The Rainforest Alliance is committed to driving positive impacts in the cocoa sector in West Africa and other cocoa growing regions around the world. Over recent years, the UTZ and Rainforest Alliance cocoa programs have expanded significantly and with that expansion comes greater responsibility. In May 2018 following the merger with UTZ, the Rainforest Alliance began working on a joint and stricter assurance approach for West Africa.
Our certification systems are built on trust and transparency; they are designed to provide the highest level of assurance regarding the origins and conditions under which certified cocoa is produced. As a result of our strong systems, we have discovered that non-certified cocoa has potentially been entering certified supply chains. We have identified groups with cases of mismanagement, and severe non-compliances in the areas of traceability, deforestation and farming in protected areas. As a consequence, some certificate holders have been decertified. These breaches jeopardize trust in our programs and are unacceptable. More importantly, these breaches could reduce the positive impact of our programs in the future.
We have made the decision to place a temporary pause on further expansion of our certification programs in Ghana and Côte d’Ivoire for one year in order to focus our efforts on improving the quality of our current certified groups through controlled growth. We will also put in place stricter GPS mapping requirements for all certified groups.
The Rainforest Alliance recognizes this decision may have an effect on sourcing options for companies. However, the pause in expansion is temporary; the goal is to lift the pause in one year and re-open both the Rainforest Alliance and UTZ Certified certification programs for new producer groups once these actions have had the desired effect of significant improvements. We expect this to happen in time for the October 2020/2021 harvest cycle. All partners will be informed of the status of the re-opening by April 2020 at the latest.
It is our top priority to protect the credibility of our programs and the partners associated with it. Moreover, in the long run, we believe this decision, complemented by corrective action, will benefit many actors in the supply chain – primarily cocoa farmers and cocoa producing communities in West Africa.
The Rainforest Alliance believes that partnership and collaboration are key in addressing the major sustainability challenges faced by farmers and producers in the cocoa sector. Certification alone cannot solve these challenges; to drive change we need to work together with producers as well as companies, governments and NGOs. We take our role in this context very seriously.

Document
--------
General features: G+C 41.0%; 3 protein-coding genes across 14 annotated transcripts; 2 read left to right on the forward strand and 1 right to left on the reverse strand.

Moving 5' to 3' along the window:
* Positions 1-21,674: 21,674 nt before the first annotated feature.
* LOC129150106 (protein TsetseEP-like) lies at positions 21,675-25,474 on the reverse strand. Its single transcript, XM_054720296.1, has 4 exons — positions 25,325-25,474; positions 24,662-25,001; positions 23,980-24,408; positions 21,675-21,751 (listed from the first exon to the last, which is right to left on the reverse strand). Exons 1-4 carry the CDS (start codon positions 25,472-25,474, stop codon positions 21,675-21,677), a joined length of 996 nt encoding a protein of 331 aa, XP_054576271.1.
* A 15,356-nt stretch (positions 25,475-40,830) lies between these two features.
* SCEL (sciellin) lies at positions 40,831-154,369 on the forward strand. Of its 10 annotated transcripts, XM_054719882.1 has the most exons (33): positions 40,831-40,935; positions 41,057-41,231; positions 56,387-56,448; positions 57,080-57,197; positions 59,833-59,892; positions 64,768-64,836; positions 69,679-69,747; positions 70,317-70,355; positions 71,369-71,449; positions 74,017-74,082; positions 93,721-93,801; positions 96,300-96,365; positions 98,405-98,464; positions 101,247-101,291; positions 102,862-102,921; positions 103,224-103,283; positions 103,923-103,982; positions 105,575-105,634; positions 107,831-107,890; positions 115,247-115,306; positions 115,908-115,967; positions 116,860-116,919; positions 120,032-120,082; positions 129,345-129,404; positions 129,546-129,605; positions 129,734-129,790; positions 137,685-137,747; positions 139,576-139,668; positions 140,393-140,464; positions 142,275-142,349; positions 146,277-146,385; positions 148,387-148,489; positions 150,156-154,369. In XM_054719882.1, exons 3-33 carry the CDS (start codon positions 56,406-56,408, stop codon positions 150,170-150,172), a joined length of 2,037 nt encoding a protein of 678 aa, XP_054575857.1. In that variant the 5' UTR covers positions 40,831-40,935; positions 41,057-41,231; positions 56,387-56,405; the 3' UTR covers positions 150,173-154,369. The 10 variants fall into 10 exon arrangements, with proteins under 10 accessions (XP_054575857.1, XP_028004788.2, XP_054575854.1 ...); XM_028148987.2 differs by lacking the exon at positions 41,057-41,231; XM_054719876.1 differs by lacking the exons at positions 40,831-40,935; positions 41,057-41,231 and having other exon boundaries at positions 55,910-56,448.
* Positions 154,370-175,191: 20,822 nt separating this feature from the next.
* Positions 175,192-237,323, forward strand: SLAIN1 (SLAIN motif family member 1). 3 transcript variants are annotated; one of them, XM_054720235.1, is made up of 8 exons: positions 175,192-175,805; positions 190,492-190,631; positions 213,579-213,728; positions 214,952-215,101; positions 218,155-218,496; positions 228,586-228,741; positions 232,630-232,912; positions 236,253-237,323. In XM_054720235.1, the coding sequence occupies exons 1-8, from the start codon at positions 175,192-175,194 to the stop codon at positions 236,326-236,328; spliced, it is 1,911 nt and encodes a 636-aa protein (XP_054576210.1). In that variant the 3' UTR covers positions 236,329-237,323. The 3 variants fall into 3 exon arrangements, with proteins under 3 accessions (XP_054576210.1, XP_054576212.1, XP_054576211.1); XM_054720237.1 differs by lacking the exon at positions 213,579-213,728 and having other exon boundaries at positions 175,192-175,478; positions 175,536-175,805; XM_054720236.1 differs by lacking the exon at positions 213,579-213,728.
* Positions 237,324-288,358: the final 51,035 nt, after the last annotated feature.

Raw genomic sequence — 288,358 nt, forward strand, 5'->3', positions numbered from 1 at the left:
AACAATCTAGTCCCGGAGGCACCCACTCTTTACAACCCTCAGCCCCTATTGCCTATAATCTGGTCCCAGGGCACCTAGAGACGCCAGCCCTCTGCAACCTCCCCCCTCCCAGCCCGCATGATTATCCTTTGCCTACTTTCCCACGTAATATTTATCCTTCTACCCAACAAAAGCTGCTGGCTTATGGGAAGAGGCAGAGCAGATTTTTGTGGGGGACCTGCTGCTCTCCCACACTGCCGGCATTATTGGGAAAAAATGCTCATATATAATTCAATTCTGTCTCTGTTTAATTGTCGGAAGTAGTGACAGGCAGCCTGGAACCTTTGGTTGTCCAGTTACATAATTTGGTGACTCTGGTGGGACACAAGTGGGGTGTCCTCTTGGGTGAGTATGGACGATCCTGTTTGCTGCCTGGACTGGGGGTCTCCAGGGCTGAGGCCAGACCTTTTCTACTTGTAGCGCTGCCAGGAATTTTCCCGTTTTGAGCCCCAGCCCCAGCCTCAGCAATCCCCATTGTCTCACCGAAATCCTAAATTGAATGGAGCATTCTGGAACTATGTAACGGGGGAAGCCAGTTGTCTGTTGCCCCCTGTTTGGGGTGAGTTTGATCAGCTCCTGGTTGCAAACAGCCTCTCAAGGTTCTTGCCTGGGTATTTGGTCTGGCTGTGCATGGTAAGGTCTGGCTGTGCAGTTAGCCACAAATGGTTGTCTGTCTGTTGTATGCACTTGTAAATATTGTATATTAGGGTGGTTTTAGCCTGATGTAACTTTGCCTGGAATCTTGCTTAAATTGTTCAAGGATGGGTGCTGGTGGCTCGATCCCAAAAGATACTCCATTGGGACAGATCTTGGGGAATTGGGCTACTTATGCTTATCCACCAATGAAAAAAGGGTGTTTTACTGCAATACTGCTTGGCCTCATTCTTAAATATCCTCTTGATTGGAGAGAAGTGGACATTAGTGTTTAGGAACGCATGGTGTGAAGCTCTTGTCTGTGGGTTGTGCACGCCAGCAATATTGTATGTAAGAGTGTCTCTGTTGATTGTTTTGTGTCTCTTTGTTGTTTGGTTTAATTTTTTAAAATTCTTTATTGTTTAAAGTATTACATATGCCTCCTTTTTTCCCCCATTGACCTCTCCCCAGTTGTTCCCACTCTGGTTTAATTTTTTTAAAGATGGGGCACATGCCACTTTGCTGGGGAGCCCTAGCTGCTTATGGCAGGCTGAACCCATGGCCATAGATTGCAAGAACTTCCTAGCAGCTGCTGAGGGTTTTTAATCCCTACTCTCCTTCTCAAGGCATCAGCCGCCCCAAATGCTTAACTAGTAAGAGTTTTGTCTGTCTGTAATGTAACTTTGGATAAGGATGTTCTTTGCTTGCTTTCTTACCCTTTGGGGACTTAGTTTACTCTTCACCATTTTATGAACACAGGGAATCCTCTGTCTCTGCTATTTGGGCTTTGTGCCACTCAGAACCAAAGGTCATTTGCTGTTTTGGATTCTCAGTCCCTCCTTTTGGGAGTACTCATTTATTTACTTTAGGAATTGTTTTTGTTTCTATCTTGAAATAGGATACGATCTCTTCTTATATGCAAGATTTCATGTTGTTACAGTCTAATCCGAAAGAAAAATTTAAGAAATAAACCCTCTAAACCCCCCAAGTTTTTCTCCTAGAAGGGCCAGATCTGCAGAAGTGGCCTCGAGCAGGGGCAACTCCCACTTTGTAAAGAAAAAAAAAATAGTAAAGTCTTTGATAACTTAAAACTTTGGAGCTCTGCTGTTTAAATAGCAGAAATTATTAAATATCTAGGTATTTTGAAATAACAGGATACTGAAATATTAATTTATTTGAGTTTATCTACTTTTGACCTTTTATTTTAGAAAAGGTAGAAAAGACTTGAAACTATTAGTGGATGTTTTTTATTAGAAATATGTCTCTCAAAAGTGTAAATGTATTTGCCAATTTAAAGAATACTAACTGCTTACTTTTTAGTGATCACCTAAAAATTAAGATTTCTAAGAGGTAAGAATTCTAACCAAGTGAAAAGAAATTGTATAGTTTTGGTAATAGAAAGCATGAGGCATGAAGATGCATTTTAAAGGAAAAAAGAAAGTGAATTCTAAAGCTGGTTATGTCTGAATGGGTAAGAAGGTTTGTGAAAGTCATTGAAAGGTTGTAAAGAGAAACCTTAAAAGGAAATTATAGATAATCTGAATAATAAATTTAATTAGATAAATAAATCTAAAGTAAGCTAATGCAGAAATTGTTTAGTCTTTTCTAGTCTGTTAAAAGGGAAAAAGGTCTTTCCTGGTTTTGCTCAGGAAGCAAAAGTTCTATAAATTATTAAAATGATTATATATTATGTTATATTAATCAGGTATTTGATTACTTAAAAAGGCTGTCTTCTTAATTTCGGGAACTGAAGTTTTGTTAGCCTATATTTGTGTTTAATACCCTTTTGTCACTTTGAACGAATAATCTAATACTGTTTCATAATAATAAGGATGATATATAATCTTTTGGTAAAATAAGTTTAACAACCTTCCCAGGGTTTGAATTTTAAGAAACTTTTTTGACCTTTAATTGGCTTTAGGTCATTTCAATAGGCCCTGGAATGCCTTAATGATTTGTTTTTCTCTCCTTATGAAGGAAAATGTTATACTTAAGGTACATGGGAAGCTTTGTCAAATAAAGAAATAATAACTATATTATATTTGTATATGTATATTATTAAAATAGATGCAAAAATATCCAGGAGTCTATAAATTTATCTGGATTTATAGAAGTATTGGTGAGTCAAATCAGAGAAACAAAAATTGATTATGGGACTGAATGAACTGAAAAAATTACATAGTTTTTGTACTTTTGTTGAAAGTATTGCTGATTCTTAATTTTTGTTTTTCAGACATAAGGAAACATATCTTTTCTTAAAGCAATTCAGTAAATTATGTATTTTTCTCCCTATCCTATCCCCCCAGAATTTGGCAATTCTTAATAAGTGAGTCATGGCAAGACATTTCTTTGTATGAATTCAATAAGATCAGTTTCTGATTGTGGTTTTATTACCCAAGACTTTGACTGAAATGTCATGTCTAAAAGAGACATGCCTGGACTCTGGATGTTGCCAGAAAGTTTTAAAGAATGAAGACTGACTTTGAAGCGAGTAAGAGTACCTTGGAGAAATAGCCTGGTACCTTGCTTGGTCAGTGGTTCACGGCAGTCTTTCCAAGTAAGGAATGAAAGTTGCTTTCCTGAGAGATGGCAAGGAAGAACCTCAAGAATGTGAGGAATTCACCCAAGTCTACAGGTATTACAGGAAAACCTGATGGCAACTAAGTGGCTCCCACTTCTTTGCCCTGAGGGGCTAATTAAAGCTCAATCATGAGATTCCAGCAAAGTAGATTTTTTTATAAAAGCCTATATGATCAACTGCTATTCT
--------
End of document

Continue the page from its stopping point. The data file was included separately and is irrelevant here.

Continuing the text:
The Rainforest Alliance is a partner in the Cocoa & Forests Initiative, which is a multi-stakeholder initiative including the governments of Côte d’Ivoire and Ghana, which aims to end deforestation and restore forests. In addition, the Rainforest Alliance is also a partner in the International Cocoa Initiative, a foundation that unites the forces of the cocoa and chocolate industry, civil society, farming communities, and national governments in cocoa-producing countries to ensure a better future for children and to advance the elimination of child labor.
The Rainforest Alliance remains committed to improving environmental and social issues on certified cocoa farms in West Africa. We believe we have a shared responsibility, along with other actors in the global supply chain, to help bring the cocoa sector in West Africa to a more sustainable reality.
December 2019 Update
After eight months of implementing the Cocoa Assurance Plan in Ghana and Côte d’Ivoire results have started to come in through the audit reports against the recent harvest. In the initial data we have received we have seen progress and have also identified several challenges, and we have implemented immediate corrective actions to strengthen our assurance program. During this period, in response to the new and stricter GPS requirements for all certificate holders, 90% of all UTZ recertification requests received by Rainforest Allianceare compliant with these requirements. Additionally, the completion of over 25 shadow audits and stricter supervision and auditing of certification bodies have led to several decertifications and the identification of concerns on the quality of auditing by individual certification bodies and the issuance of warnings or suspensions to a number of certification bodies in both countries (please see here for additional details).
As per the original timetable the Cocoa Assurance Plan progress report will be finalized in January and will guide our decisions on next steps. Due to better data collection and improved Rainforest Alliance capacity for data assessment, we also see that there are still challenges to be addressed at the certificate holder level; for example, at the moment the Rainforest Alliance team is expanding its capacity to assist and deliver better support to certificate holders struggling with proper data collection. We are also building capacity to follow up on incoming data that potentially indicates certificate holder non-compliance with respect to farm location which has led to the recent decertification of a certificate holder. These plans and actions will be further adjusted and improved based on the results of the full progress report and learnings are actively being built into the assurance protocol of our new certification system.
With the credibility of our certification programs at the heart of this work, we will continue to implement the Cocoa Assurance Plan as originally communicated and maintain the pause on the expansion of the UTZ and Rainforest Alliance programs in Ghana and Côte d’Ivoire until we have received and reviewed the results of the full progress report. We will provide an update once this is completed in February 2020.